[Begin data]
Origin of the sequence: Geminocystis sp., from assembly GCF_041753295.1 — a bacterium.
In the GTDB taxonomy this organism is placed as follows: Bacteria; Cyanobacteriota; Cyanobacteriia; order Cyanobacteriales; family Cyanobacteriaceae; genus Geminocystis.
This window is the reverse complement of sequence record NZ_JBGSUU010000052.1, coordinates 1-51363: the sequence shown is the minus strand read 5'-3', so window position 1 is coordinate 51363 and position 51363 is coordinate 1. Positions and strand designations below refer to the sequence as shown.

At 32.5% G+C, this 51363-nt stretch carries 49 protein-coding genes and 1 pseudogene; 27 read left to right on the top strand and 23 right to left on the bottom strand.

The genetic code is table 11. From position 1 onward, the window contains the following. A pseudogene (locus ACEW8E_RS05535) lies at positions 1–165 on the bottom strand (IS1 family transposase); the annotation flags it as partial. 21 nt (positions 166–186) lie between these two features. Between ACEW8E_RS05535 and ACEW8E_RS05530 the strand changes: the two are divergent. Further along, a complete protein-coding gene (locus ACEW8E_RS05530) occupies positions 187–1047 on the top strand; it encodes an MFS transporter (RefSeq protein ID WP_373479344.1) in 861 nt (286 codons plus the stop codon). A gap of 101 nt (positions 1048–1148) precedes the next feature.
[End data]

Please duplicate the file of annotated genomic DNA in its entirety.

Origin of the sequence: Geminocystis sp., from assembly GCF_041753295.1 — a bacterium.
In the GTDB taxonomy this organism is placed as follows: Bacteria; Cyanobacteriota; Cyanobacteriia; order Cyanobacteriales; family Cyanobacteriaceae; genus Geminocystis.
This window is the reverse complement of sequence record NZ_JBGSUU010000052.1, coordinates 1-51363: the sequence shown is the minus strand read 5'-3', so window position 1 is coordinate 51363 and position 51363 is coordinate 1. Positions and strand designations below refer to the sequence as shown.

At 32.5% G+C, this 51363-nt stretch carries 49 protein-coding genes and 1 pseudogene; 27 read left to right on the top strand and 23 right to left on the bottom strand.

The genetic code is table 11. From position 1 onward, the window contains the following. A pseudogene (locus ACEW8E_RS05535) lies at positions 1–165 on the bottom strand (IS1 family transposase); the annotation flags it as partial. 21 nt (positions 166–186) lie between these two features. Between ACEW8E_RS05535 and ACEW8E_RS05530 the strand changes: the two are divergent. Further along, a complete protein-coding gene (locus ACEW8E_RS05530) occupies positions 187–1047 on the top strand; it encodes an MFS transporter (RefSeq protein ID WP_373479344.1) in 861 nt (286 codons plus the stop codon). A gap of 101 nt (positions 1048–1148) precedes the next feature.